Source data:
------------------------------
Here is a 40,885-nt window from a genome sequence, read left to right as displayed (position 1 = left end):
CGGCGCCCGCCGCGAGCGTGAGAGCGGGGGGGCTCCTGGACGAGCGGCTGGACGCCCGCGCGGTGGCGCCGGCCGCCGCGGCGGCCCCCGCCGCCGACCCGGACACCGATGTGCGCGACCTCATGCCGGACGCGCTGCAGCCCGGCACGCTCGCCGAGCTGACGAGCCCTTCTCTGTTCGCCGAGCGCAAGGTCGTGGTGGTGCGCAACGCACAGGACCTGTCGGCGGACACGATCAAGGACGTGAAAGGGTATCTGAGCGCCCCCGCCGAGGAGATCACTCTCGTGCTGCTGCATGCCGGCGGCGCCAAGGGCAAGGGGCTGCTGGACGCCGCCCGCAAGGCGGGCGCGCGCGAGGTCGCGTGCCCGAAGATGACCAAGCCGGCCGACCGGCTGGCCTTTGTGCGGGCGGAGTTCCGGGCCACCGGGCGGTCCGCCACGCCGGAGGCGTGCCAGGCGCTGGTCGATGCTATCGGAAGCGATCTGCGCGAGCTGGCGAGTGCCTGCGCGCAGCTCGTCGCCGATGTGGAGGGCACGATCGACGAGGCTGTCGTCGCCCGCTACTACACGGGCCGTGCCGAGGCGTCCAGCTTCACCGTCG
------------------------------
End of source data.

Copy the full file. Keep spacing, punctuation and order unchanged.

Here is a 40,885-nt window from a genome sequence, read left to right as displayed (position 1 = left end):
CGGCGCCCGCCGCGAGCGTGAGAGCGGGGGGGCTCCTGGACGAGCGGCTGGACGCCCGCGCGGTGGCGCCGGCCGCCGCGGCGGCCCCCGCCGCCGACCCGGACACCGATGTGCGCGACCTCATGCCGGACGCGCTGCAGCCCGGCACGCTCGCCGAGCTGACGAGCCCTTCTCTGTTCGCCGAGCGCAAGGTCGTGGTGGTGCGCAACGCACAGGACCTGTCGGCGGACACGATCAAGGACGTGAAAGGGTATCTGAGCGCCCCCGCCGAGGAGATCACTCTCGTGCTGCTGCATGCCGGCGGCGCCAAGGGCAAGGGGCTGCTGGACGCCGCCCGCAAGGCGGGCGCGCGCGAGGTCGCGTGCCCGAAGATGACCAAGCCGGCCGACCGGCTGGCCTTTGTGCGGGCGGAGTTCCGGGCCACCGGGCGGTCCGCCACGCCGGAGGCGTGCCAGGCGCTGGTCGATGCTATCGGAAGCGATCTGCGCGAGCTGGCGAGTGCCTGCGCGCAGCTCGTCGCCGATGTGGAGGGCACGATCGACGAGGCTGTCGTCGCCCGCTACTACACGGGCCGTGCCGAGGCGTCCAGCTTCACCGTCG